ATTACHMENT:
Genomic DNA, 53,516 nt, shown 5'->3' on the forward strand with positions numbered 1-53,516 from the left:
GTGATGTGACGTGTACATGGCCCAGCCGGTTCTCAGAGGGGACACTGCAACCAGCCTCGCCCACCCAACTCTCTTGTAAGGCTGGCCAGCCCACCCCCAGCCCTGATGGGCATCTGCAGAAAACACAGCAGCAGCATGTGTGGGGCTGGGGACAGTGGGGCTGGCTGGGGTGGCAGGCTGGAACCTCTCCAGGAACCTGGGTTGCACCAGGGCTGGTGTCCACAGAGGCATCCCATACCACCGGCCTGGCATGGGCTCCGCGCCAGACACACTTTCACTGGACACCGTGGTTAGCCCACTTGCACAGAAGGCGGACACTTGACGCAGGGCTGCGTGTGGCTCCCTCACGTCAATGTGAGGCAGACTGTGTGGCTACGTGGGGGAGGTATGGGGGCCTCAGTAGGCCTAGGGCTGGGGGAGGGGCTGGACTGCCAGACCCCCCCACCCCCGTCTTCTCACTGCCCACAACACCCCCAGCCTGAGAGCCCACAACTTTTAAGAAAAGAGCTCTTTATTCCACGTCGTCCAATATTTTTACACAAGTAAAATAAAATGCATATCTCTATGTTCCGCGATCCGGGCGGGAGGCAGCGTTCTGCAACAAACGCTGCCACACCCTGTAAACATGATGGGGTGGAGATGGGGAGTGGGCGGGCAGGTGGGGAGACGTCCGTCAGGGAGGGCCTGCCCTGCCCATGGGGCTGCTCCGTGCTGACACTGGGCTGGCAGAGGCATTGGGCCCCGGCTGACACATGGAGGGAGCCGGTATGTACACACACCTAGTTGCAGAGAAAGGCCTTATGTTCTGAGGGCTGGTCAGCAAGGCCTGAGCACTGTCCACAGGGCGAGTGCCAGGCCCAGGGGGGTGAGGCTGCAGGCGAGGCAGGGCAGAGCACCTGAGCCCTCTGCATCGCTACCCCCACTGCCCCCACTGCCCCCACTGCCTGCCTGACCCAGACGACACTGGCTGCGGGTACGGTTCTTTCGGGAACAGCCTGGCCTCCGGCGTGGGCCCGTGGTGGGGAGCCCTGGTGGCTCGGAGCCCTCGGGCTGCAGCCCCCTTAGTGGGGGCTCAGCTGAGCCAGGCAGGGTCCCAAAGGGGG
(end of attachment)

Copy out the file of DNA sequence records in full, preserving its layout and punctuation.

Genomic DNA, 53,516 nt, shown 5'->3' on the forward strand with positions numbered 1-53,516 from the left:
GTGATGTGACGTGTACATGGCCCAGCCGGTTCTCAGAGGGGACACTGCAACCAGCCTCGCCCACCCAACTCTCTTGTAAGGCTGGCCAGCCCACCCCCAGCCCTGATGGGCATCTGCAGAAAACACAGCAGCAGCATGTGTGGGGCTGGGGACAGTGGGGCTGGCTGGGGTGGCAGGCTGGAACCTCTCCAGGAACCTGGGTTGCACCAGGGCTGGTGTCCACAGAGGCATCCCATACCACCGGCCTGGCATGGGCTCCGCGCCAGACACACTTTCACTGGACACCGTGGTTAGCCCACTTGCACAGAAGGCGGACACTTGACGCAGGGCTGCGTGTGGCTCCCTCACGTCAATGTGAGGCAGACTGTGTGGCTACGTGGGGGAGGTATGGGGGCCTCAGTAGGCCTAGGGCTGGGGGAGGGGCTGGACTGCCAGACCCCCCCACCCCCGTCTTCTCACTGCCCACAACACCCCCAGCCTGAGAGCCCACAACTTTTAAGAAAAGAGCTCTTTATTCCACGTCGTCCAATATTTTTACACAAGTAAAATAAAATGCATATCTCTATGTTCCGCGATCCGGGCGGGAGGCAGCGTTCTGCAACAAACGCTGCCACACCCTGTAAACATGATGGGGTGGAGATGGGGAGTGGGCGGGCAGGTGGGGAGACGTCCGTCAGGGAGGGCCTGCCCTGCCCATGGGGCTGCTCCGTGCTGACACTGGGCTGGCAGAGGCATTGGGCCCCGGCTGACACATGGAGGGAGCCGGTATGTACACACACCTAGTTGCAGAGAAAGGCCTTATGTTCTGAGGGCTGGTCAGCAAGGCCTGAGCACTGTCCACAGGGCGAGTGCCAGGCCCAGGGGGGTGAGGCTGCAGGCGAGGCAGGGCAGAGCACCTGAGCCCTCTGCATCGCTACCCCCACTGCCCCCACTGCCCCCACTGCCTGCCTGACCCAGACGACACTGGCTGCGGGTACGGTTCTTTCGGGAACAGCCTGGCCTCCGGCGTGGGCCCGTGGTGGGGAGCCCTGGTGGCTCGGAGCCCTCGGGCTGCAGCCCCCTTAGTGGGGGCTCAGCTGAGCCAGGCAGGGTCCCAAAGGGGG